The first duty of those who really want to do yoga is to eliminate from their consciousness, with all the might, all the sincerity, all the endurance of which they are capable, even the shadow of a fear. To walk the path, one must be dauntless, and never indulge in that petty, small, feeble, nasty shrinking back upon oneself, which is fear. – The Mother, The Sunlit Path: Passages from Conversations and Writings of the Mother
According to Patanjali “when disturbed by negative thoughts opposite (positive) ones should be thought of.” Today multiple studies have shown replacing negative thoughts with positive ones actually shifts neural energy from the hindbrain to the pre-frontal cortex.
This takes us from “flight and fight” into the “rest and digest” function of our parasympathetic nervous system, slowing our heart and respiratory rates and synchronising the function of our automatic, nervous and immune systems.
Dr. Andrew Newberg is a neuroscientist currently conducting a brain imaging study on Kundalini Yoga. Though the results of the yoga studies are yet unpublished, Newberg states the preliminary findings demonstrate that after only eights weeks of practise of Kirtan Kriya (a yogic meditation) blood flow to the frontal lobes of the brain was dramatically increased.
This echoes Newberg earlier MRI studies on Tibetan Buddhist mediators, which found that during deep meditation the pre-frontal cortex was highly activated. His scans revealed that blood flow to the brains orientation association area, (responsible for drawing the line between the physical self and the rest of existence – was dramatically reduced). The line between the self and the world out there were melded in the mystical state of oneness so often described by mystics.
This not only sharpened the monk’s intelligence, thinking skills, creativity and memory, it quieted the amygdala (centre of fear and anxiety in the brain) increasing feelings of joy and peacefulness. Other studies have since supported Newberg, showing that meditation increases activity in the left-prefrontal lobe in particular. Activity in this lobe is associated with feelings of happiness and contentment.
But most startling, recent studies by both Harvard and Yale universities have demonstrated that regular meditators not only increased function in their frontal lobes, they had literally increased its size and volume!
Neuroscientists like to say, ‘Neurons that fire together, wire together” meaning when you think and do certain things repeatedly, you create neural pathways that get deeper and deeper over time. Where we direct our attention defines us on a neurological level. What we repeatedly think about and where we focus our attention, is what we neurologically become.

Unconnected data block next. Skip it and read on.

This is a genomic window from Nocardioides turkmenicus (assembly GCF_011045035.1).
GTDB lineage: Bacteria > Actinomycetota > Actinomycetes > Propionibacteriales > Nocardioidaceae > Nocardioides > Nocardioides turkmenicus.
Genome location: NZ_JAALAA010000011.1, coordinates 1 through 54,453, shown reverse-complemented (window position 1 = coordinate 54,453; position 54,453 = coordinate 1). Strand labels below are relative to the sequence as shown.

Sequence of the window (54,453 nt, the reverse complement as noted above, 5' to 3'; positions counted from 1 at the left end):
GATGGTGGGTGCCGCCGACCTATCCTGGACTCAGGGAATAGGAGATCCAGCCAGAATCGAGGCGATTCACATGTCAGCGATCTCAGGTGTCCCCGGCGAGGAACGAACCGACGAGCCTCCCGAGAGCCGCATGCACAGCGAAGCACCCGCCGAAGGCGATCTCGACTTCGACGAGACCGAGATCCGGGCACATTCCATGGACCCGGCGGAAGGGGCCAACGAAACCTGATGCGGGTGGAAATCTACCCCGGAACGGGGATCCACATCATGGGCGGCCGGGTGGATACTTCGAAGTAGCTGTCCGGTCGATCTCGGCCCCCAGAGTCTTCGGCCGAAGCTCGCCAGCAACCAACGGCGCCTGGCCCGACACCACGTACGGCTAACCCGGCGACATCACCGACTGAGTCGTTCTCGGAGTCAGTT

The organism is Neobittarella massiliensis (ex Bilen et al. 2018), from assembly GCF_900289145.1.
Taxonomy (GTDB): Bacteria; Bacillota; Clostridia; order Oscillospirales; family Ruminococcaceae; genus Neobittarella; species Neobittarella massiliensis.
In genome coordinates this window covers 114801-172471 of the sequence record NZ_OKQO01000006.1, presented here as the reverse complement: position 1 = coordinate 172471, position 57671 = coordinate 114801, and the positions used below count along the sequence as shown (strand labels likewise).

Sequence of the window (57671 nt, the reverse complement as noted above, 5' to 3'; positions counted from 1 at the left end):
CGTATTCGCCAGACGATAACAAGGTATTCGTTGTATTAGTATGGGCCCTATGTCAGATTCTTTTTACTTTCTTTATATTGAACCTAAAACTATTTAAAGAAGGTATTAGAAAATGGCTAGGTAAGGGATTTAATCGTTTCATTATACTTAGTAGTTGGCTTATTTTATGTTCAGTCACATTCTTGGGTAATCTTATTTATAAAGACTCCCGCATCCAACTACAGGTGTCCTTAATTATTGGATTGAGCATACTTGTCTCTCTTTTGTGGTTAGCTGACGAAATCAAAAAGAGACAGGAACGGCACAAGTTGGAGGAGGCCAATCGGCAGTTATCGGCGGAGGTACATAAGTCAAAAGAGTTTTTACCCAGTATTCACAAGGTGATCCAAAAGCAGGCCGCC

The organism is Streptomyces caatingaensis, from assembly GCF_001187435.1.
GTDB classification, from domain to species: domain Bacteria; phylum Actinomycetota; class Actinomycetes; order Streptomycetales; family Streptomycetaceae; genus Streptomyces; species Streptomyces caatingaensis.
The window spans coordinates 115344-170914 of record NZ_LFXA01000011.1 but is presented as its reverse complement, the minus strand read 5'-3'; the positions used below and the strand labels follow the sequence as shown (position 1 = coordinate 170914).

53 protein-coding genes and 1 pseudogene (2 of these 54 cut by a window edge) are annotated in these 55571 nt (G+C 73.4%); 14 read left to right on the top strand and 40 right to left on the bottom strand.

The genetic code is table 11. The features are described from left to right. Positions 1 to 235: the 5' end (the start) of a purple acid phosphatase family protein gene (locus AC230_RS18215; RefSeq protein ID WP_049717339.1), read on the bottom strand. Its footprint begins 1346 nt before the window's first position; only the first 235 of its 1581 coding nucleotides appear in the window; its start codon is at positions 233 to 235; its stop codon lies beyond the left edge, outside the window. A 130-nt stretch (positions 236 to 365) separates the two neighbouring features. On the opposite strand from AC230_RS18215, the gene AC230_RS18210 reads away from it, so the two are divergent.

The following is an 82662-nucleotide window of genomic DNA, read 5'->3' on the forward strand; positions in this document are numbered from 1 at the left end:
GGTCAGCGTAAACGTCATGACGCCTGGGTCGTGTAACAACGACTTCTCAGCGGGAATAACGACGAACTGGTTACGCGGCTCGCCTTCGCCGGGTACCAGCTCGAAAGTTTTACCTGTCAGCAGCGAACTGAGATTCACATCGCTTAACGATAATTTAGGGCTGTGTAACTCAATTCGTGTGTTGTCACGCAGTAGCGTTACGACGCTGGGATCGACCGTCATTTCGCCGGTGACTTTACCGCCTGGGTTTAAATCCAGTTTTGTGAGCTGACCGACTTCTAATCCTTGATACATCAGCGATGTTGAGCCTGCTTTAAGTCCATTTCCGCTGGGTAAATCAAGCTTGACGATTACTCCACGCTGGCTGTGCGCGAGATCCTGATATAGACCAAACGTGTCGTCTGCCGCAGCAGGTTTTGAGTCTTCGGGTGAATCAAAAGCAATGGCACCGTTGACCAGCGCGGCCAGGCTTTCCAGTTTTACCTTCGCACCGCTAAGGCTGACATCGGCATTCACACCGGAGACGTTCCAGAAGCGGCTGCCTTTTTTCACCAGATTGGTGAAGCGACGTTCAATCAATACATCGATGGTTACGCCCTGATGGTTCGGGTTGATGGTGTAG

If something threatens us, (whether real or imagined) we have a choice to react reflexively or reflectively. Our reflexive response is lightening fast. Such is our evolutionary nature – we protect ourselves. It is not, however, our newest evolutionary possibility – and this new reflexive response must be developed deliberately.
Patanjali tells us we must disengage from the fluctuations of the mind so that we can go beyond to a higher state of consciousness. To be able to objectively observe that a stressful event is underway and not react reflexively is a tremendous evolutionary step. Nature has granted us the choice to manage our thoughts from fear, cortical overload and hours of depressed immunity, towards peace of mind, harmony, and healing.
Kundalini, Raja and many other schools of yoga, represent a “how to manual” to achieve our highest evolutionary destiny. They teach us to climb the limbs of the primitive brains towards our own transcendent potential.
Because we now have the technology to observe a living brain, we know that the mind is the brain in action. But if the brain is the instrument of conscious and subconscious impulses, and the mind is the end-product of the brain, then who or what is doing the changing of the brain and mind? In yoga, this is the Seer, our highest self, who is fully realized through the Ajna chakra, or our pre-frontal cortex.